Radiant Historia begins well, with its protagonist Stocke being assigned to escort an agent possessing vital information out of a war zone. His efforts go awry, and instead of dying at the hands of a Super Powerful Enemy, Stocke is taken to a crossroads outside of time, where he is instructed in the use of time travel to alter history. Stocke doesn't have free reign over when to go, instead he faces a choice very early in the game that diverges into two distinct paths history can take. Various junctures along these two paths are the periods to which time travel is possible, and while I can't claim to have been blindsided by most of the plot developments in either path thus far, neither is anything repellent.
Many aspects of Radiant Historia remind me of the Choose Your Own Adventure books, actually. An early incident at a plugged mineshaft is a good example, as the proper path requires Stocke to acquire an ability from the other timeline, or else he'll waste so much time waiting for the enemy to come out of the mine that all will be lost elsewhere. The need to go through certain story bits is made a lot less bothersome because pressing Start will skip cutscenes, but it's still noteworthy. Also just like the Choose Your Own Adventure books, some of the decisions to be made (like the blocked mineshaft) will result in a sudden ending that requires going back to an earlier juncture.
"Many aspects of Radiant Historia remind me of the Choose Your Own Adventure books..."
Enough of the time travel stuff - what is combat like? To start, battles aren't random: Stocke can smack enemies with his sword to either get them out of the way or to incapacitate them for the first turn of the fight. Once it begins, combat evinces a rather novel use of the turn-based system. Having the enemies in several rows that alter their damage dealt and received is nothing new, but being able to smack them between the rows by use of special attacks is. Enemies can also be forced onto the same square in order to hurt more than one opponent concurrently, but once any enemy has a turn, they will automatically disentangle. This gives an actual reason to use the seemingly pointless ability to swap turns with the enemy, since more damage (and better rewards) is the result if the player's team can string a combo together. Early in the game just pressing Attack remains a viable (if boring) option, but later the enemies get strong enough that beating them down as quickly as possible is advised, or at the very least healing in battle is likely to be necessary. Enemies also sometimes anoint specific squares with statistic-enhancing abilities, and when the attack boost these squares make possible is enormous, knocking the enemy out of its special spot is very wise.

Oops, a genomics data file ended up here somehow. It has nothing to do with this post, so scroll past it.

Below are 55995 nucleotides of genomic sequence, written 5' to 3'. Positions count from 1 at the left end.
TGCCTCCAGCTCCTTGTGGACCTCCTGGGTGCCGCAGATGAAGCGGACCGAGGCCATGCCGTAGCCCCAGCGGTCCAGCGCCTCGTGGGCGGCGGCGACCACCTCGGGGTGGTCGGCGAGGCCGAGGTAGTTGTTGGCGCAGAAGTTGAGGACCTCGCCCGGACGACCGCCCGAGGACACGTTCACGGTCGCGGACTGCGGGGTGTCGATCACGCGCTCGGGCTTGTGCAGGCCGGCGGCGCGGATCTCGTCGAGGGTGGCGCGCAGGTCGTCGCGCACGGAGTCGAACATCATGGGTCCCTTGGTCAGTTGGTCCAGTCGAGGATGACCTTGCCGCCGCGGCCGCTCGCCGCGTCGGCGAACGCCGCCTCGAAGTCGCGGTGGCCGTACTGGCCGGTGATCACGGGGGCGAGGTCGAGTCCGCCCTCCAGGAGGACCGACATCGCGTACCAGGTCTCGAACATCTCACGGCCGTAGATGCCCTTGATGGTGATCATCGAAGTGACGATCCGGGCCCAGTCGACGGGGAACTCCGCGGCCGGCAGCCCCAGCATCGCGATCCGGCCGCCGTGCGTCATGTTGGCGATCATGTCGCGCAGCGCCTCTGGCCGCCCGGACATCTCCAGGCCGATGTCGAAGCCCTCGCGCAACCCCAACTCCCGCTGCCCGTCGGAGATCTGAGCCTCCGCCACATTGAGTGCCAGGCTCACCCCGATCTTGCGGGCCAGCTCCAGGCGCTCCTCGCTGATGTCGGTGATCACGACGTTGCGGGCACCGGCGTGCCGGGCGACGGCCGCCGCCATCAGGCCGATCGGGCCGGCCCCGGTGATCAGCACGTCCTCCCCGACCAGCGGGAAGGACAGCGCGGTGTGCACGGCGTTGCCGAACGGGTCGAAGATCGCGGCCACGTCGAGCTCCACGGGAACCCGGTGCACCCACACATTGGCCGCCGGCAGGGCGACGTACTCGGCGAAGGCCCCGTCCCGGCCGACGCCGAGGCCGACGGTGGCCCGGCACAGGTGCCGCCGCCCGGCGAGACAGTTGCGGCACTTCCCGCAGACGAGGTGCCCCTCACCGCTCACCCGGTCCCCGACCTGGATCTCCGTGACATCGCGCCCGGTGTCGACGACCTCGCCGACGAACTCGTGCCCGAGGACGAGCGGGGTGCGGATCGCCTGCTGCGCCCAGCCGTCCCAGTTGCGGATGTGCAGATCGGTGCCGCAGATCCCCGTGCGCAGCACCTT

One aspect of the game that makes no sense is how character levels stay the same regardless of the time to which Stocke has just zipped. Having Stocke remain the same level makes logical sense, but no one else travels through time, so having their experiences from the future carry into the past is a little odd. I understand why the development team did it, though: Stocke will be hard-pressed to complete the game by himself, and it helps enormously to have teammates who can carry their own weight.
I could gripe that the need to smack enemies back and forth drains MP, but the game is generous with dropping MP-restoring items, and save points can fully restore characters (though the items that do this are fairly expensive, so no unlimited restoration capability). Both stories are full of standard RPG plot elements, so don't expect to be genuinely surprised once they get moving. I deem these relatively minor problems when fighting is engaging and the stories aren't boring, however.
Without going into spoilers, there isn't much else I can say. Yoko Shimomura's score isn't her best work, but it's very good nonetheless. Sidequests aplenty become available by talking to NPCs throughout each town, giving a good reason to interrogate people regularly, since their topics of conversation change as the plot progresses. Atlus has done a typically good job of localization, though I haven't seen much humor, so don't play it for a joke parade. It's fun to play, the stories stay involving, the audio and video are nice accompaniment, and I pronounce Radiant Historia a DS game that is very likely worthy of ownership. Whoa.